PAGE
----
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I am trying to simulate the phase separation of a binary mixture. If the free energy F is known as a function of the concentration $c$, the dynamical equation is:

$ \frac{\partial c(x,t)}{\partial t}=\frac{d^2}{dx^2} \frac{\delta F[c]}{\delta c} $

For the Flory-Huggins free energy we have:

$ \frac{\delta F[c]}{\delta c}=\log\left(\frac{c}{1-c}\right) + \chi c^2 + \gamma (c')^2 $

First term is entropy, second term is attraction between particles ($\chi<0$) and third term is similar as a surface tension.

I use time forward and space centered differentiation. Even for very small $dt$ I get numerical instabilities. I first thought the term $\gamma(c'^2)$ was responsible, but instabilities remain even without.

Here is my Matlab code for no-flux boundary conditions, clear and simplified as much as I can. I am aware the boundary condition implementation may not be correct but I don't think the problem comes from this.

What should I do?

function phaseSep ()
clear all;
clf;

N = 101;   %number of grid points in x
dx = 1/(N - 1);
x = 0:dx:1;   %vector of x values
T = 1e3;  %number of time steps
dt = 1e-8;

% Second derivative
function y=mylaplace(f,i)
    y = f(i+1)-2*f(i)+f(i-1);
end


function y=dfdc(C)

    p=-0.01;
    g=0.01;

    for i=2:N-1
    y(i) = log(C(i)/(1-C(i)))+p*C(i)+g*mylaplace(C,i)/dx^2;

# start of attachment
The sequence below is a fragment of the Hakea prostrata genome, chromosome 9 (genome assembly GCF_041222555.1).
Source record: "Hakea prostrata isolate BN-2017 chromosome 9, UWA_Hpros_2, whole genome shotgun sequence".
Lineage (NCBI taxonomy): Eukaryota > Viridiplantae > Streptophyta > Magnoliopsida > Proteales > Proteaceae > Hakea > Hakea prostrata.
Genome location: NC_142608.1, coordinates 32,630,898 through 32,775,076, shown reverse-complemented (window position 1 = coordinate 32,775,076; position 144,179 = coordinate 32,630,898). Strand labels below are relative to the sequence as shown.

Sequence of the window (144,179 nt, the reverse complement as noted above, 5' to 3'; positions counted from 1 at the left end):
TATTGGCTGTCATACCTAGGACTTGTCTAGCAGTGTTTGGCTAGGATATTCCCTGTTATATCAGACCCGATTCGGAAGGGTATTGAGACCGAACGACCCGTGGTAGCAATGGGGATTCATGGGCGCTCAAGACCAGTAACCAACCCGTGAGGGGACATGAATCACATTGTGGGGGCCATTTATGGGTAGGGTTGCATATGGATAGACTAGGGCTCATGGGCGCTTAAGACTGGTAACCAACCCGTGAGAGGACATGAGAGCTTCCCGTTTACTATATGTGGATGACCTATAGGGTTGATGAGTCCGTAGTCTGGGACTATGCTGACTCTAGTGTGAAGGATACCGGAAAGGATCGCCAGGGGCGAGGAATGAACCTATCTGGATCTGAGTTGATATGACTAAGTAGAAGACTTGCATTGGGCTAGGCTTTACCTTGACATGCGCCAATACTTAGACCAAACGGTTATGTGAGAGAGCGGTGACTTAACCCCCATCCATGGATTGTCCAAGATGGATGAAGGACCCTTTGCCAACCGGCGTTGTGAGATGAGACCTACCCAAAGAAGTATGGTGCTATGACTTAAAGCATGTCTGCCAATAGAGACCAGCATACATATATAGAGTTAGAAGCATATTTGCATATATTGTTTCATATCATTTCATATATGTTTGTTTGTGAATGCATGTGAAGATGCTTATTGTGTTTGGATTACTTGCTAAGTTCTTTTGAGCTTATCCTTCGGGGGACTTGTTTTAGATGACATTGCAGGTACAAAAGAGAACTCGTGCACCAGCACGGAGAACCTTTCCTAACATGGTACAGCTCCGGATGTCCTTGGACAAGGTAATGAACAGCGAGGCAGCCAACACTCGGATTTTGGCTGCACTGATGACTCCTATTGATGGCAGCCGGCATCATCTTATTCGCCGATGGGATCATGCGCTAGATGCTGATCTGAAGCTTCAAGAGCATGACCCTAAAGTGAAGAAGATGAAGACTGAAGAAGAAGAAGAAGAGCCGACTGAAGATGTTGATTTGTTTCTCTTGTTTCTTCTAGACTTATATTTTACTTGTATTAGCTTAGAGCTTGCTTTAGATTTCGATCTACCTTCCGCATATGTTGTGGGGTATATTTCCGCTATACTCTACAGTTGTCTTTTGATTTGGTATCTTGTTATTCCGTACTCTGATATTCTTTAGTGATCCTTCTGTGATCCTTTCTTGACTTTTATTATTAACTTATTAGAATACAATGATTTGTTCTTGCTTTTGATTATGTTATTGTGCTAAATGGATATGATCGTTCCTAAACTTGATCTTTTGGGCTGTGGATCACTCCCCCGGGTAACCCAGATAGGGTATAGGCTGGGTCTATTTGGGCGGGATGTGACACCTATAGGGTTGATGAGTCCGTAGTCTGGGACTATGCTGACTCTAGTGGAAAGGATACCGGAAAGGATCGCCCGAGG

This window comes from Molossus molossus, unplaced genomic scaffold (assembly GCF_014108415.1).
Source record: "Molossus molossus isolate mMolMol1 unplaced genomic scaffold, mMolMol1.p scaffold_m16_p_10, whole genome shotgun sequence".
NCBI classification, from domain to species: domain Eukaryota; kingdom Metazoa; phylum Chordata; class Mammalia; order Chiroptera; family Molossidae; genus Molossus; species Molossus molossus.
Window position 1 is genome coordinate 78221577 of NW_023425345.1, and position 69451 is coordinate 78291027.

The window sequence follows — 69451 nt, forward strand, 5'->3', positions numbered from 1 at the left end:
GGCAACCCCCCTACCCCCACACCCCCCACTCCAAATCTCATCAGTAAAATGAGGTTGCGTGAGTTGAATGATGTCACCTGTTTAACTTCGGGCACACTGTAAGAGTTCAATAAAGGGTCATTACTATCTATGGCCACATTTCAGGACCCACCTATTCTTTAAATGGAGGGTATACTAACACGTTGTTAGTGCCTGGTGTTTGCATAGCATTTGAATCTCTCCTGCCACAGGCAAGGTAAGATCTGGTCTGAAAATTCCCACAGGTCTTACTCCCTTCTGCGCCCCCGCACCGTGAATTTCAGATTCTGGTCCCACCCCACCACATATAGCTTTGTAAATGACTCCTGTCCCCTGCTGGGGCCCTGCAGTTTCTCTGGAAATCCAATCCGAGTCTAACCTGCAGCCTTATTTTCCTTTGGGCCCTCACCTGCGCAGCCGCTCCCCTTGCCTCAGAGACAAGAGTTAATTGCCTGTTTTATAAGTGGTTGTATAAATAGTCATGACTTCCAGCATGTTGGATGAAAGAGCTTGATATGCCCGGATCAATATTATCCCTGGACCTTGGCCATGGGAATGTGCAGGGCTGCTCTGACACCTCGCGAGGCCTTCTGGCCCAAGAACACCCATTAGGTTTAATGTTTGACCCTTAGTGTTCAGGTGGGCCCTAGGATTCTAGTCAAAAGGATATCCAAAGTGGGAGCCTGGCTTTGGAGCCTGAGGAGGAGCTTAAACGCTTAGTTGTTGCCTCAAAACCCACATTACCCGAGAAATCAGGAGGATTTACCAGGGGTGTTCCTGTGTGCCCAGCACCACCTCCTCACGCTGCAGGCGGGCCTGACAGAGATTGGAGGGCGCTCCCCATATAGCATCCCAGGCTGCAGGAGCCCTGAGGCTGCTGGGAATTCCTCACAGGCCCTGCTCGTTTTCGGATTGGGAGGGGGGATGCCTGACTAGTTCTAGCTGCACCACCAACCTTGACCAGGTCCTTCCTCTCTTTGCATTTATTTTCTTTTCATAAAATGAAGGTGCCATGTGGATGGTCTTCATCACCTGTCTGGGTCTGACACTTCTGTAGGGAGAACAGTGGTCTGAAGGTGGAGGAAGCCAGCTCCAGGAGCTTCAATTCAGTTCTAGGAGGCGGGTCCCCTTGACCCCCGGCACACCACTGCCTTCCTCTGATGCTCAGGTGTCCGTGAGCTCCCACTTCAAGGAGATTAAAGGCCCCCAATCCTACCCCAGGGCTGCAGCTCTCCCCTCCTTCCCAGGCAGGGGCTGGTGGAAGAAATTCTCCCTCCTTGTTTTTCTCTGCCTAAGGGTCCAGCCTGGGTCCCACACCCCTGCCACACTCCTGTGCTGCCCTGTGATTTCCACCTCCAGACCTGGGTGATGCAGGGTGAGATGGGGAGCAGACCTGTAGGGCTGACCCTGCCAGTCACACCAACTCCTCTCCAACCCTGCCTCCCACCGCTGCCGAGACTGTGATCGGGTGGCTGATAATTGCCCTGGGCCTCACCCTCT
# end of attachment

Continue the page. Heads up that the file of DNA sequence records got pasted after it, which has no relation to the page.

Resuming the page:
end

    % No-flux Boundary conditions
    y(1)=y(2);
    y(N)=y(N-1);
end

%Initial concentration  
for i=1:N
    C(i)=0.2+0.1*tanh(10*(x(i)-0.5));
end

% Plot initial concentration
hold;
plot(x,C);

% iterate
for t=1:T
    Z=dfdc(C);
   for i=2:N-1
      C(i) = C(i) + (mylaplace(Z,i)/dx^2)*dt; 
   end

   %No flux boundary conditions
   C(1) = C(2);
   C(N) = C(N-1);
end

% Plot final concentration
plot(x,C);

end
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  • 2
    $\begingroup$ What happens if you take the simplest possible flux, $F[c]=c^2/2$? $\endgroup$ – Wolfgang Bangerth Jan 26 '15 at 2:52
  • $\begingroup$ So this reduce to the diffusion equation and that works fine for $dt \leq 10^{-5}$ $\endgroup$ – David Jan 26 '15 at 12:56
  • $\begingroup$ @geoff put my thoughts in words. An alternative venue to get an explanation of why you have to choose time steps so small is in lectures 26 and 27 at math.tamu.edu/~bangerth/videos.html $\endgroup$ – Wolfgang Bangerth Jan 27 '15 at 4:06
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At first glance, it looks like you are using the method of lines with forward Euler time steps. What WolfgangBangerth is getting at with his example is that even for a simple heat equation, the stability limit of forward Euler (namely, that $|\lambda\Delta{t}| < 1$) combined with the eigenvalues induced by a finite difference approximation of the diffusion operator result in a very stringent limit on the time step relative to the spatial discretization. For a second-order centered finite difference approximation to the second-order derivative term, this limit is of the form $\Delta{t} < h^{2}/(2a)$, where $a$ is the diffusivity and $h$ is the grid spacing of the spatial discretization (assumed uniform). You should check out a text such as LeVeque's Finite Difference Methods for Ordinary and Partial Differential Equations for a basic overview of the theory. In terms of practical advice, you probably want to replace the time discretization you are currently using with an L-stable implicit method. To start, you might try using ode23tb in MATLAB.

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  • $\begingroup$ Thank you. I wasn't expecting such complication as it looked simple at first. I'll have a look at ode23tb first $\endgroup$ – David Jan 26 '15 at 13:02

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